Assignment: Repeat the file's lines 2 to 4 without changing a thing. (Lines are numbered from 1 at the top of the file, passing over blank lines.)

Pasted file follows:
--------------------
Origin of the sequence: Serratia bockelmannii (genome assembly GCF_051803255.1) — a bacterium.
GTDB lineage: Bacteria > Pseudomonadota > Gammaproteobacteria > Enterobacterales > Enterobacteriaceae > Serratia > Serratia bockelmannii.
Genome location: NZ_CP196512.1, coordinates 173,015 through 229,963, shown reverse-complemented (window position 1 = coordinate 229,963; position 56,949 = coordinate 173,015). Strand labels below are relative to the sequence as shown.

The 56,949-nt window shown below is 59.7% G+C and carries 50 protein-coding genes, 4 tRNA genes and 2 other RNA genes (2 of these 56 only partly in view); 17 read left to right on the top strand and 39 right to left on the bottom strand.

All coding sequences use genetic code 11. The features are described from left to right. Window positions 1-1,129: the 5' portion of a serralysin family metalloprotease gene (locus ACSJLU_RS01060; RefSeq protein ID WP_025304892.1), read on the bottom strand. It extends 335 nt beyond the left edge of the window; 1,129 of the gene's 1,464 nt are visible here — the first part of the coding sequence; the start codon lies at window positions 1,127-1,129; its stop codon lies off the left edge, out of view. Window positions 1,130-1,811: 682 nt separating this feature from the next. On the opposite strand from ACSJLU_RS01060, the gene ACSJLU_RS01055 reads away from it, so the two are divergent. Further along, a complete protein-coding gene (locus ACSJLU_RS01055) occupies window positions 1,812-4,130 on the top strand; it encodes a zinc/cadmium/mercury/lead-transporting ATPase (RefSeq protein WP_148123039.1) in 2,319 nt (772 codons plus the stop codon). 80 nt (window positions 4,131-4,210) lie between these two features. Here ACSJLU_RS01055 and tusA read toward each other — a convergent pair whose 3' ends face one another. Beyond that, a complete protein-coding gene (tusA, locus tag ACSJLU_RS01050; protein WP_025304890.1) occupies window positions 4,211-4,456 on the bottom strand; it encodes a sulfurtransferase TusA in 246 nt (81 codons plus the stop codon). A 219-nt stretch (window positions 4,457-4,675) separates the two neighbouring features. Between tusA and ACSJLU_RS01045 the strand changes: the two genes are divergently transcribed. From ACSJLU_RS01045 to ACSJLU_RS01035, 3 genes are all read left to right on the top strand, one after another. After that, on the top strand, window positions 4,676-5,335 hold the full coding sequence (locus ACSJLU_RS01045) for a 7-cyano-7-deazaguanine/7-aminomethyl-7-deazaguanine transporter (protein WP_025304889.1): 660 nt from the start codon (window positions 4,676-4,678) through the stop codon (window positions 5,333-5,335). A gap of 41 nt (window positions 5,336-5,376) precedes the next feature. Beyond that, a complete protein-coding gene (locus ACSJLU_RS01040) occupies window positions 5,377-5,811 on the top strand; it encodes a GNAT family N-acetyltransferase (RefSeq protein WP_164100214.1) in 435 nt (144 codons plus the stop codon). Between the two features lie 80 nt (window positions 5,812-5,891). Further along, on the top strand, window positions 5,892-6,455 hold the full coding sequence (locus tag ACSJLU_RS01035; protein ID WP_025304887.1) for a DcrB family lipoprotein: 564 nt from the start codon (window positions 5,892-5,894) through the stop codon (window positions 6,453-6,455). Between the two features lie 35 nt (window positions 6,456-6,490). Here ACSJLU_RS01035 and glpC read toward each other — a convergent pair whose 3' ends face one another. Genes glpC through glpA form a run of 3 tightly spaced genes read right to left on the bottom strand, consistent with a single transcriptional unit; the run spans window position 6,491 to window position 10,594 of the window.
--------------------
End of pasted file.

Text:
GTDB lineage: Bacteria > Pseudomonadota > Gammaproteobacteria > Enterobacterales > Enterobacteriaceae > Serratia > Serratia bockelmannii.
Genome location: NZ_CP196512.1, coordinates 173,015 through 229,963, shown reverse-complemented (window position 1 = coordinate 229,963; position 56,949 = coordinate 173,015). Strand labels below are relative to the sequence as shown.

The 56,949-nt window shown below is 59.7% G+C and carries 50 protein-coding genes, 4 tRNA genes and 2 other RNA genes (2 of these 56 only partly in view); 17 read left to right on the top strand and 39 right to left on the bottom strand.